A person can get out of a covenant marriage, but there are extra hoops they have to jump through. I think they have to at least go through counseling.

  205. Christiane wrote:

    If the SBC guiding principle is no only ‘ The criterion by which the Bible is to be interpreted is Jesus Christ.’;
    then to which ‘mother ship’ does the SBC report to and take its interpretation from? the neo-Cal masters? the Dominionists? from the strange cruel world of the Pearls, and the Duggars?
    from that weirdo up in Moscow, Idaho?

    I’ve noticed that people in the Quiverfull movement tend to be flavors of Baptist. I predict that since the SBC is already becoming more and more extreme, that it will start to align with the Quiverfull groups since most if not all are already Calvinist. At that point, the remaining normal people in the SBC will stampede towards the exit. A new denomination for normal Baptists could form or at least make the Cooperative Baptist group grow and grow.

  206. Headless Unicorn Guy wrote:

    Sorry, guys, a Furtick Mansion, Private Jet, and/or Star Scott Exotic Car Collection is NOT “middle class suburbia”.

    Not many attain to Furtick level. How did he get there? I’ve tried to watch the guy speak and I can’t stomach it for more than 5 minutes. What brings people to the place? I am at a loss to understand.

  207. siteseer wrote:

    Not many attain to Furtick level. How did he get there?

    In a Pyramid Scheme, not many start at the Top of the List.

  208. Jack wrote:

    Without a doubt,one of the biggest challenges facing churches is reconciling post modern liberal democracy with iron age ( thanks for the correction,Bill) morality.

    On the other hand, they appeal to those who do not want to let go of the iron age.

  209. Patriciamc wrote:

    Do the potatoes need a sauce? What about a lemon dill cream sauce for the salmon?
    By the way, what is “IHTIH?”

    That’s the thing, of course; potato wedges done properly (just under a minute in the pressure-cooker followed by 35 minutes in a hot oven, with a bit of salt) don’t need a sauce; you can get by perfectly well without, especially as salmon is pretty moist as long as it’s not overcooked.

    I’ve decided on a mushroom and white wine sauce, incidentally, as long as the Co-Op has button mushrooms in this evening.

    I get that there are people who like dill cream sauces, but not I – I like neither dill, nor cream in a savoury setting (cream belongs with pudding/dessert IMO).

    IHTIH = I Hope This Is Helpful (ION = In Other News and not, as is commonly supposed, an atom or molecule with one or more electrons either missing or surplus).

    IHTIH…

  210. Christiane wrote:

    As a Catholic, I remember being very shocked when I learned that the Baptist Faith & Message 2000 removed this from the BF&M 63:
    ” The criterion by which the Bible is to be interpreted is Jesus Christ. (from the BF&M ’63)”

    “From now on, the criterion by which Jesus Christ is to be interpreted is The Bible(TM).”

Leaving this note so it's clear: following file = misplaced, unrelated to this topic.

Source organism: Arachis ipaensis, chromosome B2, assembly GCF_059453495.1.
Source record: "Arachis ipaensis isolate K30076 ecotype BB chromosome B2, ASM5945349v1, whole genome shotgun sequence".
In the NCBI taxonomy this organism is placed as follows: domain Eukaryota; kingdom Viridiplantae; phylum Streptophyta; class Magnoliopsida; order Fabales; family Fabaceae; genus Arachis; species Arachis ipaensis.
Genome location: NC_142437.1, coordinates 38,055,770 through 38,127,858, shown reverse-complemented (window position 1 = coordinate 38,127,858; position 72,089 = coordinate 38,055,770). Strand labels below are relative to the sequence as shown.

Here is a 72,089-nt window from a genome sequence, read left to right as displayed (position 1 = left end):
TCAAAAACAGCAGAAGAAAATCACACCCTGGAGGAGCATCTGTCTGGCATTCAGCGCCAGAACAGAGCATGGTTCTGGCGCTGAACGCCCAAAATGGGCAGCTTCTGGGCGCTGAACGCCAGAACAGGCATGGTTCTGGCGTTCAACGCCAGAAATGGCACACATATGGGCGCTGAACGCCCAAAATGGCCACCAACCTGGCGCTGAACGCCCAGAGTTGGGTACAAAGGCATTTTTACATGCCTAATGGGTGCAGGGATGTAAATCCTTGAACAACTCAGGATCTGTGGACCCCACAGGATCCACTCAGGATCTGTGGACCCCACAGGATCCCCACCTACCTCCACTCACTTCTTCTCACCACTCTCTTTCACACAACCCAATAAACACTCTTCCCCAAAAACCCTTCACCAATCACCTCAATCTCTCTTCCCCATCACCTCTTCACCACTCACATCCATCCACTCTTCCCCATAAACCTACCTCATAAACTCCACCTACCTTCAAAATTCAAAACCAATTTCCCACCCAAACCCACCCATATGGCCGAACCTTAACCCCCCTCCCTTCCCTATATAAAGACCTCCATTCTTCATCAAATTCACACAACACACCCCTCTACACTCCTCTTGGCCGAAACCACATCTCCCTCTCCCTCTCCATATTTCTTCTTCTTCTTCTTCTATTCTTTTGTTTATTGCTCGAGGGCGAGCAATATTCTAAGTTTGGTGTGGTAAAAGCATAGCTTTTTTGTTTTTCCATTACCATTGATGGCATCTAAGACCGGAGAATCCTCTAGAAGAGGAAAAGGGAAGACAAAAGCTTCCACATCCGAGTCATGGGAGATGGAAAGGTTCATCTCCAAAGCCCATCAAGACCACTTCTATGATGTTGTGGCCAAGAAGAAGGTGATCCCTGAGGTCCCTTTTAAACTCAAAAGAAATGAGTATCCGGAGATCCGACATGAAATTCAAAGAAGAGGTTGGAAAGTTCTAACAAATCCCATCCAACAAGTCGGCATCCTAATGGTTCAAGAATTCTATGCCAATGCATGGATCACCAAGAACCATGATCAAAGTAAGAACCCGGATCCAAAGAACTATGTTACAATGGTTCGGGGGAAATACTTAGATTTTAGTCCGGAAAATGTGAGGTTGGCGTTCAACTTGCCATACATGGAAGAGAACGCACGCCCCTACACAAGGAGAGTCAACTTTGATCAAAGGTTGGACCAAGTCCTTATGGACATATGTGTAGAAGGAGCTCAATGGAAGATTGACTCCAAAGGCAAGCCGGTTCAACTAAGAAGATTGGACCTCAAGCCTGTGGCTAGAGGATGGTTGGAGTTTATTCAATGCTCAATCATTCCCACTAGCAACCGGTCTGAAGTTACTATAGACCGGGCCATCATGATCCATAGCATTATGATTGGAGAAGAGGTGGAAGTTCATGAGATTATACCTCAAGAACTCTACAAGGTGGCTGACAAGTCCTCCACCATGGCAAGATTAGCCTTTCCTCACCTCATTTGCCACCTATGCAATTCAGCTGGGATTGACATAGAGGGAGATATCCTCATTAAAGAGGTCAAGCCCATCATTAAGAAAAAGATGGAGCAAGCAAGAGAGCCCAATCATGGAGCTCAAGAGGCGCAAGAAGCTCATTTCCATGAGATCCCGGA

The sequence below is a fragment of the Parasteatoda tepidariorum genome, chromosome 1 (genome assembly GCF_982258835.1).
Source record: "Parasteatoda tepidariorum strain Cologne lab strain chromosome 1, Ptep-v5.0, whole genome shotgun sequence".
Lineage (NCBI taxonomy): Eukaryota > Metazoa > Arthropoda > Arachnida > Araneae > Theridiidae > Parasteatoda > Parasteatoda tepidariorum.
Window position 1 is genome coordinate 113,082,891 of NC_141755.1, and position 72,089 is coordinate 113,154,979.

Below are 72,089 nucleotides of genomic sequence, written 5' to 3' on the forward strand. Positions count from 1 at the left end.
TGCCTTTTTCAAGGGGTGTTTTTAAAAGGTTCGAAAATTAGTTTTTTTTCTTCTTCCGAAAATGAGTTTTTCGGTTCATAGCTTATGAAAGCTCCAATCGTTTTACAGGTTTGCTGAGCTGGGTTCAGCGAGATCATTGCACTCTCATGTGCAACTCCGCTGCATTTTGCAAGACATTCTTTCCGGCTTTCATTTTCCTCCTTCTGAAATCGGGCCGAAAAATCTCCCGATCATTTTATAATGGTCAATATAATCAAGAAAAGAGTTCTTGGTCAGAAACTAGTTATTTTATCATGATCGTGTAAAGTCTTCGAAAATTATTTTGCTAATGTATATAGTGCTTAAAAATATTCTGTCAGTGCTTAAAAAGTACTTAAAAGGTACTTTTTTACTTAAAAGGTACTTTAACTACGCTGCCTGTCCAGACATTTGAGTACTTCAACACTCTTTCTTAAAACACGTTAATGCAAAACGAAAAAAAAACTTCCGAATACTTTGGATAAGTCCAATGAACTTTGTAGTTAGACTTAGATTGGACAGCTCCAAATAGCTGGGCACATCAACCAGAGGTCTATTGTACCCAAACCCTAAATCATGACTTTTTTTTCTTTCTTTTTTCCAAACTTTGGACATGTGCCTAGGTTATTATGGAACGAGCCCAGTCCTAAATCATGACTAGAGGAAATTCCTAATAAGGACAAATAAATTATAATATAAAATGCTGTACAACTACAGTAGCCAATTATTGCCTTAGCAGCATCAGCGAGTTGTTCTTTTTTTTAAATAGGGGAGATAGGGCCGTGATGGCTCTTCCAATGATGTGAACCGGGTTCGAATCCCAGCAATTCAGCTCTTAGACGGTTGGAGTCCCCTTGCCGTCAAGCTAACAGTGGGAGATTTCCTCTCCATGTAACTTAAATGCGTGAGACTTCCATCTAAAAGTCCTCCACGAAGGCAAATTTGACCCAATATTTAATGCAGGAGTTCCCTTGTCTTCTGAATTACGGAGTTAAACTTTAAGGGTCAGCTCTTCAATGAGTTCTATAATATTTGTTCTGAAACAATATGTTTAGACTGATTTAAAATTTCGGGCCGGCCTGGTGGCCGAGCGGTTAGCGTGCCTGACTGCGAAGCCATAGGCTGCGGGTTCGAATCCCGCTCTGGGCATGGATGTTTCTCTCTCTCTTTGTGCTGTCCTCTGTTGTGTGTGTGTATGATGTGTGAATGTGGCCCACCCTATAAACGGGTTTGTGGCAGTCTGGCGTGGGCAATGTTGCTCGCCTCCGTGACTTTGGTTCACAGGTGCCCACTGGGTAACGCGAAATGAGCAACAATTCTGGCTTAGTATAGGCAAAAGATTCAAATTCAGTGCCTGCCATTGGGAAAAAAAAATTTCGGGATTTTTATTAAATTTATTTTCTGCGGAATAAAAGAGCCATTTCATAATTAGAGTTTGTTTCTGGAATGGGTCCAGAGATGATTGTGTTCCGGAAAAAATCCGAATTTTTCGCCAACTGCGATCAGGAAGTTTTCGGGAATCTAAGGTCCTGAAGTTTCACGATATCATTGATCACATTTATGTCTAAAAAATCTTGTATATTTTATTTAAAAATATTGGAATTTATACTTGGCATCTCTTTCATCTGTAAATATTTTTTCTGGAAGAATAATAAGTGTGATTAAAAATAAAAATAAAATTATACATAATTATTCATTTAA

Or the Koran.
    When you’ve gotten to that point there’s not much difference.

    Or you’re well down the Road to Socratic Atheism; because then Jesus Christ is not God, the Bible is God.

  211. Velour wrote:

    And with NeoCalvinistm/Comp doctrine, women as second-class citizens, and children as third-class citizens, it doesn’t matter to the Boyz.

    Boots stamping on faces all the way down, and they’re the biggest boots on top.

    “You Hold the Whip.”
    — Slavemaster of Astapor, just before getting char-broiled by one of Danerys’s dragons

  212. Lea wrote:

    My grandmother, until her dying day, called white potatoes ‘irish potatoes’ (to distinguish from sweet). Spuds is common in the us.
    I am confused about a cheese sauce on salmon! I would go with a beurre blanc or simple lemon butter.

    Interesting as, famously, potatoes / bitatoes come from the Americas. (Dinnae ken where sweet bitatoes come fae, TBH!)

    It’s important to note that I don’t do cheese sauce with salmon – I do cheese and lemon sauce. It’s also important to use the zest of one lemon but the juice of two; the juice provides a nice sharp edge to it that cuts through what would otherwise be a little bit heavy and cloying. I understand the logic of a lemon butter, but the overall effect with salmon would be a bit too oily for my taste. Oddly enough, the addition of cheese to the sauce is as much about texture as it is about flavour. It’s kind of “beurre blanc plus”.

    Anyway – better head off to the Co-Op! The weans are wanting cola as well… (not, I hasten to add, as a sauce ingredient).

  213. Lydia wrote:

    This is the biggest thing to happen to them in their lives. I am watching the tactic now in a church that has been taken over. A lot of folks not happy but they don’t want to look mean and go against the new mission vision the SBTS 30 year olds have for the church. They have gone this far so it seems mean to suddenly say enough. Besides, now it would split the church even more.

    It took me a long time to come to my senses the first time I was involved with an abusive church. It was very hard to disentangle what I thought church was from the reality. It took a long time to trust my own perceptions and see clearly. The second time was almost just as difficult. I really thought there was something wrong with me, not the NPD pastor. The third time was an undercover takeover situation. When the truth started to come out, I saw what was wrong pretty quickly but I still went through a period of feeling like I needed to be involved as a force for truth, to pray and do what I could to get things back on track. After that, I learned to cut my losses and move on as soon as I saw warning signs. (And, a few churches later, I was done.)